The Aussie Soccer-Playing Robots Heading To The World Cup

They’re shaping the wider field of industrial robotics and automation.

While the Fifa World Cup is almost finally here, it isn’t the only tournament turning heads.

Come June 16, a team of soccer ball-kicking, penalty-throwing robots will be representing Australia at the RoboCup in Montreal.

They’re called "NUbots", and at almost one metre tall, these autonomous robots are practically professionals.

Meet a 'NUbot'. Source: Supplied

“We’ve programmed the robots to visually locate a ball on the soccer field, navigate a path to it, judge space and distance and attempt to score a goal,” team leader and computer engineering student from the University of Newcastle Alex Biddulph said.

“NUbots may also be inclined to drop to the ground and throw a tantrum if they miss a shot.”

Biddulph said all parts of the machines were printed using carbon fibre and onyx materials -- a branded variety of the oxide mineral chalcedony -- to create light, yet sturdy, players.

This year, they’re the only Australian team competing in the teen division of the so-called humanoid league, where robots with both human-like bodies and senses battle it out in two ten-minute halves.

The team from the University of Newcastle assemble. Source: Supplied

The RoboCup was formed back in 1997, with an aim to develop a team of fully autonomous robots that would fare against a human soccer champion team by 2050.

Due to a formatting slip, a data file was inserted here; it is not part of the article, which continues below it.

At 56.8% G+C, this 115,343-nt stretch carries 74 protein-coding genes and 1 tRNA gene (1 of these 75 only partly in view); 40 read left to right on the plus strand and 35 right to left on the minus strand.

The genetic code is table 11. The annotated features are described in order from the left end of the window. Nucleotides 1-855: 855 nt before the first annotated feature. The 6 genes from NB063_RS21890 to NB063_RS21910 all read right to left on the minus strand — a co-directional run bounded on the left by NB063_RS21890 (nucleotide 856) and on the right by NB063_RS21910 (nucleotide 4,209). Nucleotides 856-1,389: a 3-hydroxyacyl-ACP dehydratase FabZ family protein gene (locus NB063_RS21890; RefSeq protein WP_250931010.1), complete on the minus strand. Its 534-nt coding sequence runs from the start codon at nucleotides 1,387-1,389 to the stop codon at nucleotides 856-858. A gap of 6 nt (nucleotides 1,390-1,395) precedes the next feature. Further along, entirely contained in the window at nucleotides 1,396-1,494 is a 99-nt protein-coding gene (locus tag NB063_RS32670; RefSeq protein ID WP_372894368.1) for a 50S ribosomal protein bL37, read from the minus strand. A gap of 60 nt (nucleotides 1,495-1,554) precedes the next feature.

While it may sound out of reach, the competition is not all about robots playing soccer -- it has been a launch pad for a swathe of breakthroughs in industrial robotics and automation.

Associate Professor Stephan Chalup, head of Newcastle Robotics Laboratory at the university’s School of Electrical Engineering and Computing, compares a soccer field to that of a lab testing coding algorithms.

“The coding created and shared between teams at the competition can have all kinds of meaningful applications in health and medical imaging, agriculture, facial recognition, transport and defence.'

It’s a multi-billion dollar industry, and Chalup said Australia was among the countries leading the way with research.

“While assimilating human behaviours so that robots can interpret emotions still presents a challenge in the automation industry, events such as the RoboCup encourage global collaboration, bringing us one step closer to our goal of creating meaningful outcomes for society.”